Index funds vs. mutual funds: What’s the difference?

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New investors often want to know the difference between index funds and mutual funds. The thing is, sometimes index funds are mutual funds and sometimes mutual funds are index funds. It’s like asking the difference between apples and sweet food. Apples can be sweet or sour, while sweet food includes more than just apples. So it is with mutual funds and index funds.

Here are the key features, as well as the pros and cons of mutual funds and index funds.

Index funds vs. mutual funds

Index funds and mutual funds both offer investors the chance to invest in a diversified collection of assets. Here’s how they stack up:

  • An index fund is a fund that invests in assets that are contained within a specific index. An index is a preset collection of stocks, bonds or other assets. The most well-known may be the Standard & Poor’s 500 Index, which includes the stocks of about 500 of the largest American companies. An index fund merely mimics the assets in the index, making it a kind of passive investment, as opposed to trying to beat the index with active management.
  • A mutual fund is one way to structure an investment fund, and historically it’s been one of the most popular, though exchange-traded funds (ETFs) are growing in popularity very quickly. A mutual fund may include many kinds of assets or investment styles, including being an index fund or an actively managed fund. Literally thousands of mutual funds exist, and some of them are index funds.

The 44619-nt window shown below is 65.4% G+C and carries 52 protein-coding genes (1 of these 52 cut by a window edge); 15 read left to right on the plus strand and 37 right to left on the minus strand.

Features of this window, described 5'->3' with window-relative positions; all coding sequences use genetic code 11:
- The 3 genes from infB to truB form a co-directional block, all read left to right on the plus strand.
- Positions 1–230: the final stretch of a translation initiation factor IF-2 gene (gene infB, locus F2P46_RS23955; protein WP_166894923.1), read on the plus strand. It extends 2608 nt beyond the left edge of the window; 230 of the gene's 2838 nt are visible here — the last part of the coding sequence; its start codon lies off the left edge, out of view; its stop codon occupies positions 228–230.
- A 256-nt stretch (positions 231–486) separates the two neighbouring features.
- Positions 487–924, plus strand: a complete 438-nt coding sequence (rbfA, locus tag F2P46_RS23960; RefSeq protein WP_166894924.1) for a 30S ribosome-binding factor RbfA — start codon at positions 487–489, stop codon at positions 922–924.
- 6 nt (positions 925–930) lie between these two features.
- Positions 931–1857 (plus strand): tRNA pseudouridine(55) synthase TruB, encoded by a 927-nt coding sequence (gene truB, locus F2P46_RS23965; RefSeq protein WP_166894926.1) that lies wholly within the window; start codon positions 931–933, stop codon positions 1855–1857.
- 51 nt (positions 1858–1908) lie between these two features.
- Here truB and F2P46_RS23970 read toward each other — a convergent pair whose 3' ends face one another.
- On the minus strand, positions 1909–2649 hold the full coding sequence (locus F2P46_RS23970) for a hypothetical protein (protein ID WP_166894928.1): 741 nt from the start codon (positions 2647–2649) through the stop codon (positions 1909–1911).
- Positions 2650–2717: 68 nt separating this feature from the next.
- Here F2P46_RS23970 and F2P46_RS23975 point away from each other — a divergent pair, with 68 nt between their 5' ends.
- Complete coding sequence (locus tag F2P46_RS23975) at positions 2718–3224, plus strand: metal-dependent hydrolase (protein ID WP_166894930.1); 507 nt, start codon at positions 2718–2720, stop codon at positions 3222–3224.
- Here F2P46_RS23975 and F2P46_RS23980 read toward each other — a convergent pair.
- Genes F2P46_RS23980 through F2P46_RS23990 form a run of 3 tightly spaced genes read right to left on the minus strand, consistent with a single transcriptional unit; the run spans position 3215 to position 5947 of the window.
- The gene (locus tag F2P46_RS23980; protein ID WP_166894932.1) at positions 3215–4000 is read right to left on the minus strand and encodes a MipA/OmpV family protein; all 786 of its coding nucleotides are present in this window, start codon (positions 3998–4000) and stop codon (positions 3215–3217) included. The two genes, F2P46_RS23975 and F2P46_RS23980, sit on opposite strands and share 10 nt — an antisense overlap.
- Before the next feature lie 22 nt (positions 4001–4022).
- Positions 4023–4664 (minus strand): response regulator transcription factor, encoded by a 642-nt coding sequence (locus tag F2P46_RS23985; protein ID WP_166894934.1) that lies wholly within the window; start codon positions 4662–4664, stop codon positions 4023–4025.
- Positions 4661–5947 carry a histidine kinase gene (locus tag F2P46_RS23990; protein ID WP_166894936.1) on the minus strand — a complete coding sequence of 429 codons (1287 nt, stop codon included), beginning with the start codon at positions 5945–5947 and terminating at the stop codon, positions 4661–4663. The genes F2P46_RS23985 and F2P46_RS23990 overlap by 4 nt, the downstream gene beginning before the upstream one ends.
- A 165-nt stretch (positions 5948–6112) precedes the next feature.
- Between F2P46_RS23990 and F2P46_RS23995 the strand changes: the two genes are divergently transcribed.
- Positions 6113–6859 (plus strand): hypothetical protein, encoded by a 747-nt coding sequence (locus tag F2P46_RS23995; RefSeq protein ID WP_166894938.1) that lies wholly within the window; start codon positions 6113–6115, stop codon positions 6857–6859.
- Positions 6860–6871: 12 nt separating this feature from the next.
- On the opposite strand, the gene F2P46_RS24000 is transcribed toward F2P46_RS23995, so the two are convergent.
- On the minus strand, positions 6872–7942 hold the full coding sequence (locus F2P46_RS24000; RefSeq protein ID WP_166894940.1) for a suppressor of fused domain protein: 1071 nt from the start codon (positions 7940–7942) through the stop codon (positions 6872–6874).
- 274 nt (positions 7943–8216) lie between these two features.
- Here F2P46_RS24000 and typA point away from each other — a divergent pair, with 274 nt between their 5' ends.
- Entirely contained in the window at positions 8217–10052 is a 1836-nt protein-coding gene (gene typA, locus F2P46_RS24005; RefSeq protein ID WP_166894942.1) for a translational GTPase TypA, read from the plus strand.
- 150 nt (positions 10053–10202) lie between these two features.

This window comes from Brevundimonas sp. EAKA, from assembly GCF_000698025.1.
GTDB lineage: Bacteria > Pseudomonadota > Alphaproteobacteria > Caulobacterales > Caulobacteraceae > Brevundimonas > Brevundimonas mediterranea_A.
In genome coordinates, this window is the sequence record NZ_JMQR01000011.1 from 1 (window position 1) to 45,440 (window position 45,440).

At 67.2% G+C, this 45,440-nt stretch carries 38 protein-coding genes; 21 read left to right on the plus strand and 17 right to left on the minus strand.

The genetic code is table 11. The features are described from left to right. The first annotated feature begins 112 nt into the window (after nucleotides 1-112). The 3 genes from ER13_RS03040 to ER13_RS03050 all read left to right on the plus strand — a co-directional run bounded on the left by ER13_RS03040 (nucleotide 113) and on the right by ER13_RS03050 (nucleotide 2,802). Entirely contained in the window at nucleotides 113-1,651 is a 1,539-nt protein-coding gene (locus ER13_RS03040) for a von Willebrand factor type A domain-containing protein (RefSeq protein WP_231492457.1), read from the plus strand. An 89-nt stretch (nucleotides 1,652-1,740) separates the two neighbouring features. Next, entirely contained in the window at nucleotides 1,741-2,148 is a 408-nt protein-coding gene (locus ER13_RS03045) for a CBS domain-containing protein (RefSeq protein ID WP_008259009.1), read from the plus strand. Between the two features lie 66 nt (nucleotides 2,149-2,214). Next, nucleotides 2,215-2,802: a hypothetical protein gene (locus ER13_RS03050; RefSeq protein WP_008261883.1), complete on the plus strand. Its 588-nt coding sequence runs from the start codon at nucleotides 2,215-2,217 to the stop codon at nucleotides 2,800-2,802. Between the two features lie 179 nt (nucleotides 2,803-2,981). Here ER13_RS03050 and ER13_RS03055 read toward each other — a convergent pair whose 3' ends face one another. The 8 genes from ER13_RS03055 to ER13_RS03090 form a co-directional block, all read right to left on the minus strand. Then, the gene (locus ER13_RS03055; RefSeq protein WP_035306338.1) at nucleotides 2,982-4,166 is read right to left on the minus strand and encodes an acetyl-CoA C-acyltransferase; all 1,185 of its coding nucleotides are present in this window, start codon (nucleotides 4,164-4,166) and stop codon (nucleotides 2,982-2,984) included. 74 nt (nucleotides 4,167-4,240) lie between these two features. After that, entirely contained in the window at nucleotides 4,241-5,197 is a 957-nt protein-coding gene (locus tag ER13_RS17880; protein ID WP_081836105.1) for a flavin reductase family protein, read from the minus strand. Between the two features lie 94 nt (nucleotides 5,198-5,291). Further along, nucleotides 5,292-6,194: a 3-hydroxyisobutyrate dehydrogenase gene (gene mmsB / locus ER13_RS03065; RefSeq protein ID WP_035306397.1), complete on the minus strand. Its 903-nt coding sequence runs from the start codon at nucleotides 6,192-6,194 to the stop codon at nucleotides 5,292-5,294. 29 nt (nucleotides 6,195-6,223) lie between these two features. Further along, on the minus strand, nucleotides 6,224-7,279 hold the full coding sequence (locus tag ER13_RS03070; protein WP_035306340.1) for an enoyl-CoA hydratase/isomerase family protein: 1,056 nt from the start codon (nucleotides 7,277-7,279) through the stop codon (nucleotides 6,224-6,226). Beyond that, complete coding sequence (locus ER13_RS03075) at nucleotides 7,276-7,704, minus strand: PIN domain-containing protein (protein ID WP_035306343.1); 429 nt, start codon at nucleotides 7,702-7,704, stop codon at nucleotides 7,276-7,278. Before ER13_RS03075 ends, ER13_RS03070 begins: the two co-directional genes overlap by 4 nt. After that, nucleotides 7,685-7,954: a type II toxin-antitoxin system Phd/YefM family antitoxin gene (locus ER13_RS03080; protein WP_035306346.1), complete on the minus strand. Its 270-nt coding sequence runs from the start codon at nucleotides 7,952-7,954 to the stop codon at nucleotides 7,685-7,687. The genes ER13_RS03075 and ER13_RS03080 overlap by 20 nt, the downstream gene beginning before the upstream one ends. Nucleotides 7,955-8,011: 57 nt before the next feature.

As you can see, sometimes an index fund is a mutual fund, and sometimes a mutual fund is an index fund.

To say it another way, investors can buy an index fund that’s either an ETF or mutual fund. They can also buy a mutual fund that’s a passively managed index fund or an actively managed one.

The pros and cons of an index fund

An index fund can offer a number of pros and cons. Here are some of the most important.

Pros of an index fund

  • Low cost – Because they’re based on an index rather than actively managed, index funds tend to be much cheaper to own. The fund company doesn’t pay a pricey research staff to find the best investments but instead mechanically copies the index itself. So index funds usually charge a low expense ratio to investors.
  • May outperform active managers – Not all index funds are equal, but one of the best — the S&P 500 Index — outperforms the vast majority of investors in a given year and more over time.
  • Lower taxes – Index funds that are also mutual funds may create lower tax liabilities for investors because they have less turnover. This is mostly a non-issue for index ETFs.
  • Diversification – Because they’re comprised of a variety of assets, index funds can offer the benefits of diversification, reducing your risk as an investor.

Cons of an index fund

  • May track a poor index – Again, not all index funds are created equal, and an index fund may track a crummy index, meaning that investors get those crummy returns, too.
  • Delivers an average return – An index fund delivers the weighted average returns of its assets. It must be invested in all the index’s stocks, so it’s unable to avoid the losers. So while it may have very good years, it’s rarely going to have a barnburner year.